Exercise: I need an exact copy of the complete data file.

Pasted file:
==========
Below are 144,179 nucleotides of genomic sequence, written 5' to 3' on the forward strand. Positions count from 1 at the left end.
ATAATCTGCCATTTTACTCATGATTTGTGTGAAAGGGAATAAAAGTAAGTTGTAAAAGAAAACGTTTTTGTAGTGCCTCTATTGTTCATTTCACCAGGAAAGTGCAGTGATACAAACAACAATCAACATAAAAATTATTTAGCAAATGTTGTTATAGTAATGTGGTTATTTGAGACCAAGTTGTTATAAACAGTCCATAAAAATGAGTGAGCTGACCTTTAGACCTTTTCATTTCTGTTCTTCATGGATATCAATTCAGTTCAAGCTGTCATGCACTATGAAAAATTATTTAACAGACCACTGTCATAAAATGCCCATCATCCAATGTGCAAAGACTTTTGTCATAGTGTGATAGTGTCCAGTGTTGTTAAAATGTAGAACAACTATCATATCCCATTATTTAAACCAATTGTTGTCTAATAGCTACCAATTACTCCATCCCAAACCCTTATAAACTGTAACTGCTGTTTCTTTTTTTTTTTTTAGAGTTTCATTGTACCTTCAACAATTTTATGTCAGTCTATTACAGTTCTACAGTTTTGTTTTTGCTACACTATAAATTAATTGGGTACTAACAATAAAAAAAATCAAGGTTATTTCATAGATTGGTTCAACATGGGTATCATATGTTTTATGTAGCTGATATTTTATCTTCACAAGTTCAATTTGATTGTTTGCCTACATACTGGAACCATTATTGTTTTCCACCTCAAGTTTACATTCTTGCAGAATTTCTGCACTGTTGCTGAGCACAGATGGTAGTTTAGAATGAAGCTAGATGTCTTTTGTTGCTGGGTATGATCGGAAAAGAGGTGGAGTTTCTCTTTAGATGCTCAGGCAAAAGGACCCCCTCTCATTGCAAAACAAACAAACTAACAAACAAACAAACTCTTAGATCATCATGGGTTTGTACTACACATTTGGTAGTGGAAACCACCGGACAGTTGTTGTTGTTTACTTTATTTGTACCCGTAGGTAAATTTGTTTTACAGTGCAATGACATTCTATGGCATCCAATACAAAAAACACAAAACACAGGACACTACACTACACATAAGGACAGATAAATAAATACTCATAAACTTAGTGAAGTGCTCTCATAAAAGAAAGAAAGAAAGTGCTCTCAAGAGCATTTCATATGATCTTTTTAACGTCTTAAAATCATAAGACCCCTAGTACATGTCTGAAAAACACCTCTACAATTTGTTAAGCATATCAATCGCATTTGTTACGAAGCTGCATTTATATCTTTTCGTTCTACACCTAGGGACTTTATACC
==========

Below are 144,179 nucleotides of genomic sequence, written 5' to 3' on the forward strand. Positions count from 1 at the left end.
ATAATCTGCCATTTTACTCATGATTTGTGTGAAAGGGAATAAAAGTAAGTTGTAAAAGAAAACGTTTTTGTAGTGCCTCTATTGTTCATTTCACCAGGAAAGTGCAGTGATACAAACAACAATCAACATAAAAATTATTTAGCAAATGTTGTTATAGTAATGTGGTTATTTGAGACCAAGTTGTTATAAACAGTCCATAAAAATGAGTGAGCTGACCTTTAGACCTTTTCATTTCTGTTCTTCATGGATATCAATTCAGTTCAAGCTGTCATGCACTATGAAAAATTATTTAACAGACCACTGTCATAAAATGCCCATCATCCAATGTGCAAAGACTTTTGTCATAGTGTGATAGTGTCCAGTGTTGTTAAAATGTAGAACAACTATCATATCCCATTATTTAAACCAATTGTTGTCTAATAGCTACCAATTACTCCATCCCAAACCCTTATAAACTGTAACTGCTGTTTCTTTTTTTTTTTTTAGAGTTTCATTGTACCTTCAACAATTTTATGTCAGTCTATTACAGTTCTACAGTTTTGTTTTTGCTACACTATAAATTAATTGGGTACTAACAATAAAAAAAATCAAGGTTATTTCATAGATTGGTTCAACATGGGTATCATATGTTTTATGTAGCTGATATTTTATCTTCACAAGTTCAATTTGATTGTTTGCCTACATACTGGAACCATTATTGTTTTCCACCTCAAGTTTACATTCTTGCAGAATTTCTGCACTGTTGCTGAGCACAGATGGTAGTTTAGAATGAAGCTAGATGTCTTTTGTTGCTGGGTATGATCGGAAAAGAGGTGGAGTTTCTCTTTAGATGCTCAGGCAAAAGGACCCCCTCTCATTGCAAAACAAACAAACTAACAAACAAACAAACTCTTAGATCATCATGGGTTTGTACTACACATTTGGTAGTGGAAACCACCGGACAGTTGTTGTTGTTTACTTTATTTGTACCCGTAGGTAAATTTGTTTTACAGTGCAATGACATTCTATGGCATCCAATACAAAAAACACAAAACACAGGACACTACACTACACATAAGGACAGATAAATAAATACTCATAAACTTAGTGAAGTGCTCTCATAAAAGAAAGAAAGAAAGTGCTCTCAAGAGCATTTCATATGATCTTTTTAACGTCTTAAAATCATAAGACCCCTAGTACATGTCTGAAAAACACCTCTACAATTTGTTAAGCATATCAATCGCATTTGTTACGAAGCTGCATTTATATCTTTTCGTTCTACACCTAGGGACTTTATACC